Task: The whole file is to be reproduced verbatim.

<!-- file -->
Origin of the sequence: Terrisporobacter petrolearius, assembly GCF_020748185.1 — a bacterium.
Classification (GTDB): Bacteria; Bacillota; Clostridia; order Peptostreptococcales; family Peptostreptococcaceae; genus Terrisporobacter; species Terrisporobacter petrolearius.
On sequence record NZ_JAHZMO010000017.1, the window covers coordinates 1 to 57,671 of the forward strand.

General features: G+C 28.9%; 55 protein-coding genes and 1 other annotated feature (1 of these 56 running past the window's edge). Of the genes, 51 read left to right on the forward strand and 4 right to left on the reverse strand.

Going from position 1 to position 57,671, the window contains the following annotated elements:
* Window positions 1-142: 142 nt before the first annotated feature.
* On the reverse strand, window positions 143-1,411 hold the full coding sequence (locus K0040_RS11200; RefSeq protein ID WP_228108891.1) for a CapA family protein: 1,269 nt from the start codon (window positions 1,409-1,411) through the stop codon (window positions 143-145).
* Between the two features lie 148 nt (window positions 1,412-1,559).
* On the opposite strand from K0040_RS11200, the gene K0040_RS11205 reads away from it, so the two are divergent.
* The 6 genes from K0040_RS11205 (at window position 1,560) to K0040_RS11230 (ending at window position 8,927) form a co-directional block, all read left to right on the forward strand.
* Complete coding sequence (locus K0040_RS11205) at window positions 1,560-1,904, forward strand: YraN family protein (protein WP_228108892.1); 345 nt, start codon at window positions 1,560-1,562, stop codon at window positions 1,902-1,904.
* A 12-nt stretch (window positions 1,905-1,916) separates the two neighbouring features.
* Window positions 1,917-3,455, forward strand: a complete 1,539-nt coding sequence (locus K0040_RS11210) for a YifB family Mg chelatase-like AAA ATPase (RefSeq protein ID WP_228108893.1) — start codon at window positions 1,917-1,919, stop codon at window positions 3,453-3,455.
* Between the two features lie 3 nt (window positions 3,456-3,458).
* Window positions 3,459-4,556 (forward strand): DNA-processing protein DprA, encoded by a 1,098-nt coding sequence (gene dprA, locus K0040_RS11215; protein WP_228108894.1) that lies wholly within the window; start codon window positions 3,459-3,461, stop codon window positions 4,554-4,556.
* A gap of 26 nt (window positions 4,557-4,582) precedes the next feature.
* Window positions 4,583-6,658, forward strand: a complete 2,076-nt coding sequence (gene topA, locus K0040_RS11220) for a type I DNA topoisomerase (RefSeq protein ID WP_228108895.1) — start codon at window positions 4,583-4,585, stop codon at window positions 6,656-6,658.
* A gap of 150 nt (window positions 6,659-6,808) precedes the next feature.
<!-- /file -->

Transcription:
Origin of the sequence: Terrisporobacter petrolearius, assembly GCF_020748185.1 — a bacterium.
Classification (GTDB): Bacteria; Bacillota; Clostridia; order Peptostreptococcales; family Peptostreptococcaceae; genus Terrisporobacter; species Terrisporobacter petrolearius.
On sequence record NZ_JAHZMO010000017.1, the window covers coordinates 1 to 57,671 of the forward strand.

General features: G+C 28.9%; 55 protein-coding genes and 1 other annotated feature (1 of these 56 running past the window's edge). Of the genes, 51 read left to right on the forward strand and 4 right to left on the reverse strand.

Going from position 1 to position 57,671, the window contains the following annotated elements:
* Window positions 1-142: 142 nt before the first annotated feature.
* On the reverse strand, window positions 143-1,411 hold the full coding sequence (locus K0040_RS11200; RefSeq protein ID WP_228108891.1) for a CapA family protein: 1,269 nt from the start codon (window positions 1,409-1,411) through the stop codon (window positions 143-145).
* Between the two features lie 148 nt (window positions 1,412-1,559).
* On the opposite strand from K0040_RS11200, the gene K0040_RS11205 reads away from it, so the two are divergent.
* The 6 genes from K0040_RS11205 (at window position 1,560) to K0040_RS11230 (ending at window position 8,927) form a co-directional block, all read left to right on the forward strand.
* Complete coding sequence (locus K0040_RS11205) at window positions 1,560-1,904, forward strand: YraN family protein (protein WP_228108892.1); 345 nt, start codon at window positions 1,560-1,562, stop codon at window positions 1,902-1,904.
* A 12-nt stretch (window positions 1,905-1,916) separates the two neighbouring features.
* Window positions 1,917-3,455, forward strand: a complete 1,539-nt coding sequence (locus K0040_RS11210) for a YifB family Mg chelatase-like AAA ATPase (RefSeq protein ID WP_228108893.1) — start codon at window positions 1,917-1,919, stop codon at window positions 3,453-3,455.
* Between the two features lie 3 nt (window positions 3,456-3,458).
* Window positions 3,459-4,556 (forward strand): DNA-processing protein DprA, encoded by a 1,098-nt coding sequence (gene dprA, locus K0040_RS11215; protein WP_228108894.1) that lies wholly within the window; start codon window positions 3,459-3,461, stop codon window positions 4,554-4,556.
* A gap of 26 nt (window positions 4,557-4,582) precedes the next feature.
* Window positions 4,583-6,658, forward strand: a complete 2,076-nt coding sequence (gene topA, locus K0040_RS11220) for a type I DNA topoisomerase (RefSeq protein ID WP_228108895.1) — start codon at window positions 4,583-4,585, stop codon at window positions 6,656-6,658.
* A gap of 150 nt (window positions 6,659-6,808) precedes the next feature.